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* Posts by Arthur the cat

90 posts • joined 18 Aug 2009

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Boffins brew TCP tuned to perform on lossy links like Wi-Fi networks

Arthur the cat
Headmaster

Re: @ Brian Scott (was: Broadcast?)

The article and original proposal are about TCP. UDP is a completely irrelevant red herring. UDP packets are allowed to be dropped on the floor so there's no retransmission involved and no redundancy needed.

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African samba queen: Don't cut off pirates' net connections – cut off their FINGERS

Arthur the cat
Headmaster

I thought it was "goolies" that were to be cut off, not "balls"?

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You 'posted' a 'letter' with Outlook... No, NO, that's the MONITOR

Arthur the cat
Alert

Re: Telephone calls

Last time I had one of those, I got bored with stringing them along after about 15 minutes, and pointed out we didn't have a Windows box in the house. At which point he accused me of wasting his time!

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Arthur the cat
Facepalm

Re: But these are actually intelligent people ....

"Mother-in-laws are great at it."

Add sisters-in-law as well. I've got two, finally managed to get both on to Mac OS as it's somewhat more non-techie friendly, still get really dumb questions. Pointed remarks along the lines of "I've never used Mac OS", "Google is your friend" and "first hit on Google tells you exactly what you need" get treated as so much background noise.

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You know all those resources we're about to run out of? No, we aren't

Arthur the cat
WTF?

Either my maths is wrong, or Tim's is

"If you put the right doohicky on the side of this plant then you get the gallium out. It's at about 100ppm, 100 grammes per tonne of bauxite processed. Some 8,000 tonnes a year passes through those plants, which is useful because only a few of those BP plants have the doohickeys and globally we only use around 400 tonnes of gallium a year."

100 g/t * 8,000 t/yr = 800,000 g/yr = 800 kg/yr = 0.8 t/yr of gallium with 100% doohickeys fitted.

That's not going to cover 400t/yr. Have we lost or gained a thousand somewhere? Given that world-aluminium.org reports primary (i.e. non-recycled) Al production last month was 4,169 kt maybe that should 8,000 kt of bauxite a *month*? That would need only 5% doohickeys.

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How to catch a fraudster – using 'top cop' Benford and the power of maths

Arthur the cat
WTF?

The R link is daft

R the programming language is very good for statistics hacking, but the "for example R" link points to an article on IBM's System R which was a relational database. Both data related, but not the same thing.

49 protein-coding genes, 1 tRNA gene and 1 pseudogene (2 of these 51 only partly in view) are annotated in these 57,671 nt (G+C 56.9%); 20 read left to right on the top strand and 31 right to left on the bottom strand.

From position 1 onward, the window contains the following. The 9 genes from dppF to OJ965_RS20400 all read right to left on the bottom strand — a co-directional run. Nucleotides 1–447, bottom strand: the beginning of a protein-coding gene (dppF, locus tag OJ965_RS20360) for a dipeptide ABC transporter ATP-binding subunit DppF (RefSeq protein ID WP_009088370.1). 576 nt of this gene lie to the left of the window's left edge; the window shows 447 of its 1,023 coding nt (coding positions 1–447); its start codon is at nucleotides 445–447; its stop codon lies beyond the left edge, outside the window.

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Source code for world's first MUD, Essex Uni's MUD1, recovered

Arthur the cat
Joke

Re: Ummm PLATO did it first

Of course Plato did it first. He originally came up with the concept of a bunch of people in a cave in the 5th century BCE.

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Fix capitalism with floating cities on Venus says Charles Stross

Arthur the cat

Re: "may make a good sci-fi writer"

Halting State was written in 2nd person singular because it's about gaming. How did the original computer games describe what was going on?

"You are standing on a road. There is a cottage to your right. There is a fork in the road.

> Take fork.

You pick up the fork."

The sequel, Rule 34, was also in 2nd person singular, but for a different reason that also made sense when you realised why.

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Arthur the cat
Pint

Re: Weights and Measurements

"It suggests though that the guy is an illiterate economist at best and therefore would never make a very good writer."

Actually Paul Krugman has praised Stross' Merchant Princes series of books as being one of the few works of fiction that actually understand economics - the whole series is founded on ideas from development economics, specifically why aid from advanced societies given to feudal ones doesn't work.

Charlie is also prone to intellectual trolling and downright flights of fancy. As an example of the latter, see his latest post on "books he won't write", which has a plot with Vladimir Putin marrying Sarah Palin and the two of them winning the US presidential election in 2016.

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Japan plans SEVEN satellite launches to supercharge GPS

Arthur the cat
WTF?

Is there a rocket scientist in the house?

Who can explain how there's always one satellite out of four over Japan all the time? What orbit are these things in?

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Schoolkids given WORLD'S CHEAPEST TABLETS: Is it really that hard to swallow?

Arthur the cat
Windows

"was well into my teenage years before the birth of the web"

Jesus, I'll just crumble now. I'd done two degrees, been married and divorced and had set up my own startup seven years before the birth of the web.

I remember when it was all fields round here. Field 1 was columns 1-5 of the punched card and contained the statement label, field 2 was the continuation mark in column 6, ....

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Straight to 8: London's Met Police hatches Win XP escape plan

Arthur the cat

Unfortunate incidents at the Met

as several hundred Win 8 machines accidentally fall down the stairs and get broken on the way to the cells. "The different interface confused our officers, who were thus powerless to prevent these tragic accidents" said a Metropolitan Police spokesman.

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Scam emails tell people they have cancer to trick them into installing a money-stealing Trojan

Arthur the cat
Megaphone

I'm normally a pacifist but ...

some people should simply be beaten to death with a baseball bat. I've got a sick relative who has days bad enough to open one of these without thinking about it first.